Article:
For 20 years, the roaming Tomatomania plant sale has supplied Californians with hundreds of varieties of unique and classic seedling varieties. A new cookbook by the man behind Tomatomania, Scott Daigre (and co-author former L.A. Weekly contributor Jenn Garbee), aims to equip fellow tomatomaniacs with kitchen advice including how to make the most of bumper crops at the other end of the growing season and how to best cook a green tomato.
This year's Tomatomania sale kicks off March 6 in Corona Del Mar and will land in various L.A. neighborhoods starting March 20 — and don't be surprised if the sale soon offers Daigre's own “Maniac” line of tomatoes. Tomatomania, the book, is on sale now.
L.A. WEEKLY: What started your mania for tomatoes?
SCOTT DAIGRE: My grandfather’s love of the garden, and especially tomatoes, rubbed off on me at a very early age. I grew up in southern Louisiana and spent lots of time with him as a child. When I was five I decided I needed to have a garden like my papa’s, and with my parents’ help I planted my own rows of tomatoes and veggies. That was the beginning of a passion that turned out to be my career many years later.
While I love eating tomatoes (and all vegetables) in every conceivable way, it’s still the essence of the tomato — that bite of a ripe, simple, fresh, warmed-by-the-sun home grown tomato, that sends me (and so many people) reeling. You can taste the exponential difference between your home-grown versions and what you can buy most places. So each season reinforces this difference and every bite backs up all the reasons we work in the garden waiting for this summer treasure.
What are some of the best sellers at Tomatomania? What is new this year and what do you carry that's really rare?
It’s pretty easy to predict that tomatoes like Cherokee Purple, the standard bearer of black tomato taste, Sungold, the orange cherry that is quite clearly the world’s favorite tomato, and Carmello, a wonderful multi-purpose medium red, will rank high in the minds of most visitors at our Tomatomania events. This list widens with our selection each year as we introduce gardeners to classics they’ve just never seen or the latest varieties to hit the hybrid market.
In 2015, buyers will be introduced to Sweethearts, a new red grape that knocked us out last summer; Blue Beauty, a 2014 standout that carries antioxidant-rich anthocyanins; Captain Lucky, a sturdy new green-pink heirloom that did well in trials; as well as many more that we’ve observed through the years. We can’t possibly include all the varieties we love in a given season, so we’re working to expand our Tomatomania app to include a larger list. We’ll also feature a new dwarf series for those who like to grow in containers, varieties that are available in very few seed outlets.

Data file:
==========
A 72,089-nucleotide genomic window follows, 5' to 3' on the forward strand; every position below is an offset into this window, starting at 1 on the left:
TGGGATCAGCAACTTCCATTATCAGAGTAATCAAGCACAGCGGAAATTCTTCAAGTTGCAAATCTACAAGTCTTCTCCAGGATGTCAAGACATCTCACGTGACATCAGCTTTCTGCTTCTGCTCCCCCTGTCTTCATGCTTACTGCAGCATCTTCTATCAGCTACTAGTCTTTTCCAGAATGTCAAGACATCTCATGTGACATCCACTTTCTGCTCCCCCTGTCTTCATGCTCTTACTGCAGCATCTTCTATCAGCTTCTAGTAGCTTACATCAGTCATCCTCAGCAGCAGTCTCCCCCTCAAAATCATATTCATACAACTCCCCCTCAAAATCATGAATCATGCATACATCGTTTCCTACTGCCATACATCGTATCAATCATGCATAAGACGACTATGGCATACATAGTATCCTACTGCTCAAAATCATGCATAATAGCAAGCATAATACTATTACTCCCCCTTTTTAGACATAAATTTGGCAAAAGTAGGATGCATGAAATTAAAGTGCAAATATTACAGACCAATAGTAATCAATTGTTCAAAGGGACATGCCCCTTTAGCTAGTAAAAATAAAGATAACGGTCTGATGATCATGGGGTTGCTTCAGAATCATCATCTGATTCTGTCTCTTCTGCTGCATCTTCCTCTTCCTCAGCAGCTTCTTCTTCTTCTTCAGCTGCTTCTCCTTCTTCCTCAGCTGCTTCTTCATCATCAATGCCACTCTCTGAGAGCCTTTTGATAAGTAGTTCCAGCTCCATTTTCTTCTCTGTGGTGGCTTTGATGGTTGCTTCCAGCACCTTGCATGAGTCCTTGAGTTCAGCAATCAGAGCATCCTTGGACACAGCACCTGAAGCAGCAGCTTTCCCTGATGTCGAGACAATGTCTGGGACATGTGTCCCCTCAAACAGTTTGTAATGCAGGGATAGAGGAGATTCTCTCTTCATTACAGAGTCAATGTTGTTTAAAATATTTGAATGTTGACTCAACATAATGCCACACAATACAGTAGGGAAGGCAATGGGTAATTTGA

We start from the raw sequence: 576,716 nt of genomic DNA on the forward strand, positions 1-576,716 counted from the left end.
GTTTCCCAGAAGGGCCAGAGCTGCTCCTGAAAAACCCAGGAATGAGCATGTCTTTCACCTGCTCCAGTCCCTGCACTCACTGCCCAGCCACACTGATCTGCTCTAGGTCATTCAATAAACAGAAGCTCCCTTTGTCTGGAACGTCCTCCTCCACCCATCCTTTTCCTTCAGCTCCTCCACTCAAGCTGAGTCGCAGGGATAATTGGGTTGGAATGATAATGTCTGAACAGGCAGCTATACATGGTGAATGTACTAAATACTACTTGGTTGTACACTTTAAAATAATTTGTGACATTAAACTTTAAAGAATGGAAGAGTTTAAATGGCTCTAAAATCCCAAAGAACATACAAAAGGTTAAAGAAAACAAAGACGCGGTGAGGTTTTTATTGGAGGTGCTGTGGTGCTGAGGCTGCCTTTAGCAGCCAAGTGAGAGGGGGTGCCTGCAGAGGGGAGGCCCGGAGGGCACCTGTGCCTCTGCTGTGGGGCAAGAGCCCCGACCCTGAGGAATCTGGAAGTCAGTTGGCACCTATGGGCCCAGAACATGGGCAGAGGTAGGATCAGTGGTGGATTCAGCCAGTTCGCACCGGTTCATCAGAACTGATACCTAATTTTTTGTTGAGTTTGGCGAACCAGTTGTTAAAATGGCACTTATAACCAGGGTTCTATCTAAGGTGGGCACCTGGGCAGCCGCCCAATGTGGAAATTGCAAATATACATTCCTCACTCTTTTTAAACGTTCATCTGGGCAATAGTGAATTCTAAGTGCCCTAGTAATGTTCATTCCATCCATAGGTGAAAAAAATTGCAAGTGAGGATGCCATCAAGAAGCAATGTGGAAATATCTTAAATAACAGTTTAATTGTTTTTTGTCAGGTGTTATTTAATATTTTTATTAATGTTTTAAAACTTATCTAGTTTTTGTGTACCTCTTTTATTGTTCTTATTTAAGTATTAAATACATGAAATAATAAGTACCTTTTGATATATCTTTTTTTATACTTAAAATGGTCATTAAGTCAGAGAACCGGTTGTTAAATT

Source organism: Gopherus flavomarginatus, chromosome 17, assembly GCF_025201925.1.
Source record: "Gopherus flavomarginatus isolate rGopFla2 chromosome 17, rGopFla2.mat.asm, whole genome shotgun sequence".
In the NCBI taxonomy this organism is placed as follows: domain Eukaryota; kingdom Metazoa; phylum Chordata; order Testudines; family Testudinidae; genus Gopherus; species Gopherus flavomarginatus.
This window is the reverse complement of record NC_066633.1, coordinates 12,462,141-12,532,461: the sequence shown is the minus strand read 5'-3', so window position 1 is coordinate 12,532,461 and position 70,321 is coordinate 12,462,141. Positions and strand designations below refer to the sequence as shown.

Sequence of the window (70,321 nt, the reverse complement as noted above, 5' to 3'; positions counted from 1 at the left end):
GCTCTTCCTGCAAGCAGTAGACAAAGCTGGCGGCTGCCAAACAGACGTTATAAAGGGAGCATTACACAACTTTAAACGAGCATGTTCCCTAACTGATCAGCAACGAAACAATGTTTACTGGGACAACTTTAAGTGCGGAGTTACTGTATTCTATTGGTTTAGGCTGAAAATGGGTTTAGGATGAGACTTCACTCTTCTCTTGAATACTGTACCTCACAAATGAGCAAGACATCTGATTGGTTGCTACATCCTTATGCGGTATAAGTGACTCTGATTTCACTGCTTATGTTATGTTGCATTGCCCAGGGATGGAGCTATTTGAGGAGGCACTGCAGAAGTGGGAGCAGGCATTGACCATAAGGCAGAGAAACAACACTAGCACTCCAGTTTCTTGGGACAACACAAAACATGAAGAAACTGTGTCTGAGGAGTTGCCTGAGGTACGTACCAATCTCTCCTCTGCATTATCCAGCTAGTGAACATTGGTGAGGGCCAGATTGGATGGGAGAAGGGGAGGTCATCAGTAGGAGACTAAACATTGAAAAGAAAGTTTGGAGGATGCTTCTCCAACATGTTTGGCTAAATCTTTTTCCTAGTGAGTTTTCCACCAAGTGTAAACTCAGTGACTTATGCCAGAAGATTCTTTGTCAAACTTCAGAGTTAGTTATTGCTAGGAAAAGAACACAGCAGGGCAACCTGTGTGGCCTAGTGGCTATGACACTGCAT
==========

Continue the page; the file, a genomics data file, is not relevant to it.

Have you taken things into your own hands and developed your own variety?
We’ve not yet introduced our “Maniac” line of tomatoes, but that’s coming. Last year for the first time we offered [our] first cross seed, and we called it “Grab Bag.” We had a blast growing out these seedlings, with pen in hand to record what happened. Seed from a first-cross or hybrid will generally revert back to a parent or some other generation so you never know what you’re going to get. This cross was between tomatoes carrying the blue anthocyanin gene, which resulted in a wide array of results. Two of the 50 plants we trialed had fruit worthy of seed saving, so we did. We’ll grow that out again this year and select from the plants that again exhibit those traits we found exciting — or delicious.
What made you decide to write a cookbook?
For years at events, we’ve been getting the “Where’s the cookbook?” question. Since we’re taking care of the first part of the season, it was natural that we offer our friends and customers a way to use their bumper crops at the other end of the growing season. When an offer was made I jumped at the chance.
Which recipe in the book uses tomatoes in the most out-there way?
It doesn’t normally occur to me to cook with green tomatoes. We wait patiently all season for them to ripen so isn't that counterintuitive? In reality it’s a great way to use tomatoes but the recipes featuring unripe fruit are still for me the most unusual we offer. And hey, sometimes accidents happen in the garden. If Rover digs up your fruiting tomato plant you need a way to use green fruit.
What are your three favorite tomatoes?
I always say the last one I ate, so in this case I guess the last three I ate? For the book I chose to feature some all-stars from a recent season, but really, whenever I consider this question I turn it around a bit and ask myself, What tomato would I miss every season if it weren’t in my garden?” I love the taste of the ones in the book, but it’s more than that — it’s a relationship with a variety based on taste, past performance, the name, color, shape and even the seasonal vigor of the plant that will produce this list.
The book includes your favorite four-step tomato recipe. Will you share it with us?
Pick a perfectly ripe tomato right from the vine. Wash it (or not). Cut it (or not). Salt it (or not). Then eat it.